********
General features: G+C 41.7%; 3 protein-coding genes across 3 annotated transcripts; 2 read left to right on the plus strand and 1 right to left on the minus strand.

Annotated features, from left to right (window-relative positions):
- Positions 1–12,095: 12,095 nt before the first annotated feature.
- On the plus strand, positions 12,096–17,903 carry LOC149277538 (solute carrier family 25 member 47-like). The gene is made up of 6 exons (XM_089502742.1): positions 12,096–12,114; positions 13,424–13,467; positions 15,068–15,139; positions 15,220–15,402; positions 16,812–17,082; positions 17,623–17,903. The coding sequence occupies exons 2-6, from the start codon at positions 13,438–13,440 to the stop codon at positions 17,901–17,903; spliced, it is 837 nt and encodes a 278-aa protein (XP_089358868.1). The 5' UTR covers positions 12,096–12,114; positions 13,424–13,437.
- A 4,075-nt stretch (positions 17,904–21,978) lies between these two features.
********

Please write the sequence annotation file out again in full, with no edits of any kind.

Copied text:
General features: G+C 41.7%; 3 protein-coding genes across 3 annotated transcripts; 2 read left to right on the plus strand and 1 right to left on the minus strand.

Annotated features, from left to right (window-relative positions):
- Positions 1–12,095: 12,095 nt before the first annotated feature.
- On the plus strand, positions 12,096–17,903 carry LOC149277538 (solute carrier family 25 member 47-like). The gene is made up of 6 exons (XM_089502742.1): positions 12,096–12,114; positions 13,424–13,467; positions 15,068–15,139; positions 15,220–15,402; positions 16,812–17,082; positions 17,623–17,903. The coding sequence occupies exons 2-6, from the start codon at positions 13,438–13,440 to the stop codon at positions 17,901–17,903; spliced, it is 837 nt and encodes a 278-aa protein (XP_089358868.1). The 5' UTR covers positions 12,096–12,114; positions 13,424–13,437.
- A 4,075-nt stretch (positions 17,904–21,978) lies between these two features.